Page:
Your Child's First Eye Exam
Every parent wants their child to be happy and healthy, and part of that is ensuring their visual system functions properly.
- At birth, your baby can see blurred patterns of light and dark.
- First 4 months, your child’s vision becomes clearer, colour vision begins to develop, and their two eyes start to work together.
- 6 months old, your baby will acquire eye movement control and develop eye-hand coordination skills.
Babies are recommended to have their first eye examination between 6-9 months of age to ensure their eyes are healthy, eye and muscle movements and alignment are developing properly, and the eyes are focusing together. A number of serious eye conditions exist that can be identified during the first eye exam. If left uncorrected, these conditions can result in serious vision problems.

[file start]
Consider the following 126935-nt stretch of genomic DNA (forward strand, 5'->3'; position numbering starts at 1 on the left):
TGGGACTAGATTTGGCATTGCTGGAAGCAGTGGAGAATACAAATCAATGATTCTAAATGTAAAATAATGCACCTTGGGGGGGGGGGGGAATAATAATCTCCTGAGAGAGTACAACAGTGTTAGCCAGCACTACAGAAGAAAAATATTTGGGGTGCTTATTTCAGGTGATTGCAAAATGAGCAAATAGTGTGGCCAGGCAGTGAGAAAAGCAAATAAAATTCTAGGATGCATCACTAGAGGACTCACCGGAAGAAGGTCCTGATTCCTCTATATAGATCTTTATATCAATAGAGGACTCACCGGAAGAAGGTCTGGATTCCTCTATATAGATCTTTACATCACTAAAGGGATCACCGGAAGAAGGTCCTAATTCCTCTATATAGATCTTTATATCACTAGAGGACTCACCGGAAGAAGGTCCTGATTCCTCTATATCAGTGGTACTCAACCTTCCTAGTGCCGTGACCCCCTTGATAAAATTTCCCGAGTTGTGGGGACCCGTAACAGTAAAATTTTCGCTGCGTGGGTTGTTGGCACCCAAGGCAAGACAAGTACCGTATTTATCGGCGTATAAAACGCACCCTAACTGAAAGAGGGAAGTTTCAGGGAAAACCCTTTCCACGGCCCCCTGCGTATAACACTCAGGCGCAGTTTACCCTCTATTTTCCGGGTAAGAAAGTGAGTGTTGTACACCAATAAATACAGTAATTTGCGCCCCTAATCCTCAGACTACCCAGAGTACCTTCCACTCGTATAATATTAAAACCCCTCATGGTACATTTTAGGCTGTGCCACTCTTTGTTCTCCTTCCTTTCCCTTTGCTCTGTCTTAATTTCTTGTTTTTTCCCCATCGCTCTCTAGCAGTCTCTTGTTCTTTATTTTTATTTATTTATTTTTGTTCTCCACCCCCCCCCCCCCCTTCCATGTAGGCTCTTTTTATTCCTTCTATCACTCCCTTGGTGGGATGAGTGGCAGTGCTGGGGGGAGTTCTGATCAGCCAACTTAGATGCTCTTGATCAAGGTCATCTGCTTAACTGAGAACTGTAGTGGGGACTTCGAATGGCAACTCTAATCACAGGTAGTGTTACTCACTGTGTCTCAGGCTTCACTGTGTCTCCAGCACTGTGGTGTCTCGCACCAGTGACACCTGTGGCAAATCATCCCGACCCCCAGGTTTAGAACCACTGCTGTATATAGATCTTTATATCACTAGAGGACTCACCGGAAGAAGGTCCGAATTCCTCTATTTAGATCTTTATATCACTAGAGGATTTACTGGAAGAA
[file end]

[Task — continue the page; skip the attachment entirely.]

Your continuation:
Crossed eyes, or strabismus, usually starts in infancy and needs to be treated with eyeglasses, contact lenses, prisms and/or vision therapy as early as possible. If left untreated, the ignored eye will become unable to function normally and may result in the development of amblyopia (lazy eye). If detected and treated at an early age, amblyopia will often resolve completely with eyeglasses, patching or vision therapy. But untreated, amblyopia can lead to low vision in the affected eye.
Toddlers and Preschoolers:
- Depth perception, eye-hand coordination and visualization skills continue to develop.
It is recommended that your child have at least one eye exam between the ages of 2-5 and yearly after starting school.
Symptoms that indicate your child may have a visual problem:
- Red, itchy or watering eyes
- Sensitivity to light
- An eye that turns in or out
- Squinting, rubbing the eyes, or excessive blinking
- A lack of concentration
- Covering or closing one eye
- Holding objects very close to the face
- Avoiding books and TV
- Visible frustration or grimacing
- Tilting the head or unusual posture